Pilots are detail oriented, go figure, so as a pilot and photographer, I’m pretty picky about the gear I employ on an aviation job, and if I’m doing any flying, I’m similarly picky about the airplanes or helicopters I’m in, and the pilots flying them. Fact is, if the project includes an air-to-air session, where two or more airplanes or helicopters fly in close, and sometimes not-so-close, formation to get shots in the air, gear then becomes even more critical and much more streamlined and specific.
Here's an overview of gear that I currently use for air-to-air, and some ground-based, aviation photo missions.
And if you’d like to read more about how air-to-air photo flights work, see my other aviation-related articles here on Sony Alpha Universe titled How Air-To-Air Photos Can Look So Good, Pushing The Limits For An Air-To-Air Night Mission, Hangar Time and How To Be Safe In The Air And Get The Shot.
Sony Artisan Jeff Berlin is a pilot and a photographer. Check out his Sony Alpha kit for air-to-air and ground-based aviation photo missions.
Sony Alpha 1: Best AF tracking in the biz. For me the perfect balance of resolution, responsiveness, performance and ergonomics. When I’m hanging out the side of an airplane shooting another airplane, time, safety, and reliability are of the essence. I can’t be finagling with my camera trying to figure out how to switch it into this or that mode or setting, or having it lock up. These flights usually happen once since they are very expensive to execute. I want a camera I can implicitly trust when I have one chance to get the shot. Dual recording is nice as well.
Photo by Jeff Berlin. Sony Alpha 1. Sony 70-200mm f/2.8 G Master II. 1/800-sec., f/8, ISO 100
Sony 24-70mm f/2.8 G Master: One of my two bread-and-butter lenses for air-to-air missions. Gives me the flexibility to shoot wide or a bit tight when the subject airplane is in close formation. Prime-level sharpness so no compromise in image quality. Looking forward to stepping up to the V2 of this lens very soon.
Photo by Jeff Berlin. Sony Alpha 1. 24-70mm f/2.8 G Master.
Sony 70-200mm f/2.8 G Master II: My other bread-and-butter lens for air-to-air. Allows me to get tighter shots when the subject airplane is not in close formation, which sometimes is more comfortable for me and our pilots.
Pilot experience varies but we never, ever, fly photo flights with pilots who are not formation qualified. There are so many variables that go into how photo flights are planned and pilot experience is paramount for pilots of both the camera platform aircraft and the subject aircraft. Don’t try this at home.
Sony 16-35mm f/2.8 G Master: Another lens I always have with me for airplane stuff. It can be pretty cramped in small airplanes and this lens allows me to grab wide interior and instrument panel shots.
Photo by Jeff Berlin.
Sony 50mm f/1.2 G Master: My favorite normal lens. I never leave home without it. While zooms are critical for flexibility in the air, on the ground I just love my primes and am never without this lens and my…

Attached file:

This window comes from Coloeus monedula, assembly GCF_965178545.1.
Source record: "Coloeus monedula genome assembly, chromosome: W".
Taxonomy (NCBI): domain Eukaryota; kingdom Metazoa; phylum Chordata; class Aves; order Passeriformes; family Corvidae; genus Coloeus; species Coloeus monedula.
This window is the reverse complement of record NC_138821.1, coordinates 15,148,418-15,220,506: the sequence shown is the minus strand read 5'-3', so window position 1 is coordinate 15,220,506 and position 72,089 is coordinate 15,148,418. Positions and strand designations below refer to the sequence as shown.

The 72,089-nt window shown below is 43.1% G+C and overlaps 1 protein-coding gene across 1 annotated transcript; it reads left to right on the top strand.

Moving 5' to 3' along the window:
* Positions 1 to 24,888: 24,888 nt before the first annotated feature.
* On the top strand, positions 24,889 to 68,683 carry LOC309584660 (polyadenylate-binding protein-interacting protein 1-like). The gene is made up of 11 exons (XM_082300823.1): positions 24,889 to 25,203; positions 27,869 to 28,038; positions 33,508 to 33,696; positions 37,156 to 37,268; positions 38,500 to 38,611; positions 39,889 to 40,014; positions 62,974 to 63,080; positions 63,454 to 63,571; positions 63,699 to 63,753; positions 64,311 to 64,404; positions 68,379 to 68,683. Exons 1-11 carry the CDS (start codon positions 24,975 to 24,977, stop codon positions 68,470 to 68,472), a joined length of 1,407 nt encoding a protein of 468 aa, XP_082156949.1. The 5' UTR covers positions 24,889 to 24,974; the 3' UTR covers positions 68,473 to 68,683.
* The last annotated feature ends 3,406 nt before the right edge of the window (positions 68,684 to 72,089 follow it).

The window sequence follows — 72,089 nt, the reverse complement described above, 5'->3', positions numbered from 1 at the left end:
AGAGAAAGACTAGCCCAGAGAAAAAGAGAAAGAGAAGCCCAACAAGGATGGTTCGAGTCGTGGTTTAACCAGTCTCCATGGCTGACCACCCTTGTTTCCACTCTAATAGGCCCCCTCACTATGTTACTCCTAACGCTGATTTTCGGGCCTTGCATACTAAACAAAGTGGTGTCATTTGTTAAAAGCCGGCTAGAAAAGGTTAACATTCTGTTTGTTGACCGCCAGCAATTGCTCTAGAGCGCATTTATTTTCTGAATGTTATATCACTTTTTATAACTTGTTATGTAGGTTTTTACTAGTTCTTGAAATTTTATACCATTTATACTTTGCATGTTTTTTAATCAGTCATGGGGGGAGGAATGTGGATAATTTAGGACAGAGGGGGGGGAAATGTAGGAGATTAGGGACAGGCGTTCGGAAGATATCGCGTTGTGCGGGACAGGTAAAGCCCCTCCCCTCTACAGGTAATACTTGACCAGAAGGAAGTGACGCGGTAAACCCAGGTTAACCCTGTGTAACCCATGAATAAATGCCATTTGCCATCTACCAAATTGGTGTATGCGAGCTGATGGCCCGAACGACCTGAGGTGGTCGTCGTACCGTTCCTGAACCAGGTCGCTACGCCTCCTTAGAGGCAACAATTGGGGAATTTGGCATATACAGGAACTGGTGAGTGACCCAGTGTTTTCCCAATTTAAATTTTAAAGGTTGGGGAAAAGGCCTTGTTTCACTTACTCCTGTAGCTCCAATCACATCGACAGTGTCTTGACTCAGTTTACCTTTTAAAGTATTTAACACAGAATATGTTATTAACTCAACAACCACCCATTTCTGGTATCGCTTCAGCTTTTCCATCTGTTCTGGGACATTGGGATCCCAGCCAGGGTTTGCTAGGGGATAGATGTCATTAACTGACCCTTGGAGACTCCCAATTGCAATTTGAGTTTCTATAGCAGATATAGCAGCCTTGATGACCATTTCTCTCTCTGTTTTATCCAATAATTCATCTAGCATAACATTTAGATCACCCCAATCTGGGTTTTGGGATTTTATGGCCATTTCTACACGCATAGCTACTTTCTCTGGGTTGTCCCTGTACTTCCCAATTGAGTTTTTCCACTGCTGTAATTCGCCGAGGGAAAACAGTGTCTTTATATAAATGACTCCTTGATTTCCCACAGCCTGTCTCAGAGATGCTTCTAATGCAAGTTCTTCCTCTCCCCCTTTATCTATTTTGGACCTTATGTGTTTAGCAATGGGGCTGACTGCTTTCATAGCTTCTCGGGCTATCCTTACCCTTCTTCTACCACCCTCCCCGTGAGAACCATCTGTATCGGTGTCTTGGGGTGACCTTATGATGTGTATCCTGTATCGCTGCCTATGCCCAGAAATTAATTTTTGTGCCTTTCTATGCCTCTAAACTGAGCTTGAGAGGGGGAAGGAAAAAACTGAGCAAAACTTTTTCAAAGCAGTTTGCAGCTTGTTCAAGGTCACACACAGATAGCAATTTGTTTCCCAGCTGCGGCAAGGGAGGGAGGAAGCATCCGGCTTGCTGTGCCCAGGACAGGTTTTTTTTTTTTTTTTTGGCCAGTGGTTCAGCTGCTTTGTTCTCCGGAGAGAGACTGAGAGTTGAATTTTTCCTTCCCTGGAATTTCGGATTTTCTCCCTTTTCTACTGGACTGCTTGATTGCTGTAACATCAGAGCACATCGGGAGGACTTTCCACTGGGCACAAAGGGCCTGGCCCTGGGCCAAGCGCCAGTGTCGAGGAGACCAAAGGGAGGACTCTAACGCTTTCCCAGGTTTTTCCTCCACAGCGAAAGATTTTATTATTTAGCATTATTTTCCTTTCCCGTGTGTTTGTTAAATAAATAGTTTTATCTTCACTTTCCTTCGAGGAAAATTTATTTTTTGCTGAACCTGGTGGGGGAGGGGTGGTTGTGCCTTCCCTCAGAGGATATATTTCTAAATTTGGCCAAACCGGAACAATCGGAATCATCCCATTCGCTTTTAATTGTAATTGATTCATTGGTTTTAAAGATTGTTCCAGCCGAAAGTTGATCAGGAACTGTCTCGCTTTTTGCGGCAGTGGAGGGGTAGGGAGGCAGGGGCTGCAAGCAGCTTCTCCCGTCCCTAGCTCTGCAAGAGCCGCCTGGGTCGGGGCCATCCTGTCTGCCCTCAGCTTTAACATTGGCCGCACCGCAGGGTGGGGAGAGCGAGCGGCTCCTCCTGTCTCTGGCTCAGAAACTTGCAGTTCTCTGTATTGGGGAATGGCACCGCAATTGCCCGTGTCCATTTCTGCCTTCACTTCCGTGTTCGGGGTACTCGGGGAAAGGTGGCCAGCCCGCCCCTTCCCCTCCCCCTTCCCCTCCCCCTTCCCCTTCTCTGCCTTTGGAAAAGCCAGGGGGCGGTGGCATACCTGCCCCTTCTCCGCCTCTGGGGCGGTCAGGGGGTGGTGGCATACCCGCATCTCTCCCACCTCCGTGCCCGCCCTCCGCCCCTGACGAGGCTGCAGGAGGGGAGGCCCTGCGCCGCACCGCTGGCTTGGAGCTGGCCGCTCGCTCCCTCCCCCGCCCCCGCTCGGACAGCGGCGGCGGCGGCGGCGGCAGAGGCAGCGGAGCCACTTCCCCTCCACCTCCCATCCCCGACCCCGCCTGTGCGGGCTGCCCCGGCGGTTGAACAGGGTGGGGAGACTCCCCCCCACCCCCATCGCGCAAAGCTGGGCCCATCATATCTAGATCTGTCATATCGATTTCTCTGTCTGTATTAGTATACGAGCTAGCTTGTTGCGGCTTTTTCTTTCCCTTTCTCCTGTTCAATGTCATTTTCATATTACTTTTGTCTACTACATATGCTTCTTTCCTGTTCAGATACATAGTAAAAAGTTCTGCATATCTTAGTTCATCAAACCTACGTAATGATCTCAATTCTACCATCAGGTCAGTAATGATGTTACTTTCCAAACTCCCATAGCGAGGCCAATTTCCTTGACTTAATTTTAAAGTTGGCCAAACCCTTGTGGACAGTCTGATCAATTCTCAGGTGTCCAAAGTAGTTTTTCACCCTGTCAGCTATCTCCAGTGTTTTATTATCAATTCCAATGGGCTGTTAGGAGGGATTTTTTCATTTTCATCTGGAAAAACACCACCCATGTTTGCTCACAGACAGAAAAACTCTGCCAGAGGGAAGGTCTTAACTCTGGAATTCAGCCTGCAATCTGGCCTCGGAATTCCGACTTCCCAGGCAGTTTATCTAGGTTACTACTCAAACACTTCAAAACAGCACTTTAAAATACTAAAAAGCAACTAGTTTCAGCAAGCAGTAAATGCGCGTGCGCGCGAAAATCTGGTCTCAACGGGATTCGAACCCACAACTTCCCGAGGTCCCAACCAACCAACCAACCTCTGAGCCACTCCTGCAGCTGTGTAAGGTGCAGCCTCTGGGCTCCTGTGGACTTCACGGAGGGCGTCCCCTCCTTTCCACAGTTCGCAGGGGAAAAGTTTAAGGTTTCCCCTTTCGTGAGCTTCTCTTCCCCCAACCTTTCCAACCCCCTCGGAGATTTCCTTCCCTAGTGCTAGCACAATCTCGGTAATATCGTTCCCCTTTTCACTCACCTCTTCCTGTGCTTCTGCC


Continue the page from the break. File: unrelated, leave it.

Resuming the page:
Sony 85mm f/1.4 G Master: Perfect for portraits and really almost anything else that isn’t wide. This lens is always in my bag.
Sony 90mm f/2.8 Macro G: This lens really is another great all-around lens. I’ve shot some of my favorite portraits with it and it’s perfect for getting super-tight on details, usually in aircraft interiors.
Not pictured: Sony 24mm f/1.4 G Master, Sony 35mm f/1.4 Master, Sony 135mm f/1.8 G Master and other prime lenses. You choose a lens like you choose which airplane to fly – the best one for the mission. Sometimes I have these primes with me, sometimes I don’t. Depends on the job.
Flying Magazine Cover Photo by Jeff Berlin.
Sony 160GB CFexpress Type A TOUGH Memory Card and Sony 128GB SF-G Tough Series UHS-II SDXC Memory Card: When the rubber meets the runway, I can’t afford to skimp on the quality of my memory cards. When I was shooting film earlier in my career, I never went to the lab and asked them for their cheapest film. Same for memory, I’ll gladly pay more for the best and these are some of the best, fastest, most reliable and robust cards on the market.
Tiffen ND and Circular Polarizer Filters: Tiffen’s Natural ND filters made of Water White glass are similar to those used in the motion picture world and are some of the best, most neutral and clean NDs available. I always have them with me.
Bose Aviation X Headset: Clear communication is critical. As I’m shooting, I’m also talking to my pilot and spotter in the copilot’s seat telling them what to broadcast to the pilot of the hero aircraft, directing him or her where and how to position themselves in space. I may say, Up 10 feet, out 20 feet or down 5. I may want them to slide back a bit more in trail and rudder the nose at me so I get more prop head on, or I may ask for a steeper bank in a turn. We’ll discuss all this and what’s possible on the ground. It’s all about preflight planning.
Breitling Aerospace and Garmin D2 Mach 1 Aviator Smartwatch: Pilots like big and fancy watches to look cool when they’re around other pilots. These two are quintessential pilot watches. Gotta be in the club. If you know, you know.
iPad Pro running the Garmin Pilot app for flight planning.
Flight suit: De rigueur when flying warbirds and military airplanes. Pilots look cooler in them.
Harness: Usually affixed by a cable to a seat rail or something else structural. We wear these for safety since we’re often shooting from airplanes where the doors have been removed. We then lean into the wide opening where that door used to be. I really, really don’t want to fall out of an airplane. So far so good.
Randolph Aviator Sunglasses: Because Top Gun! Note that they are designed to fit under aviation headsets.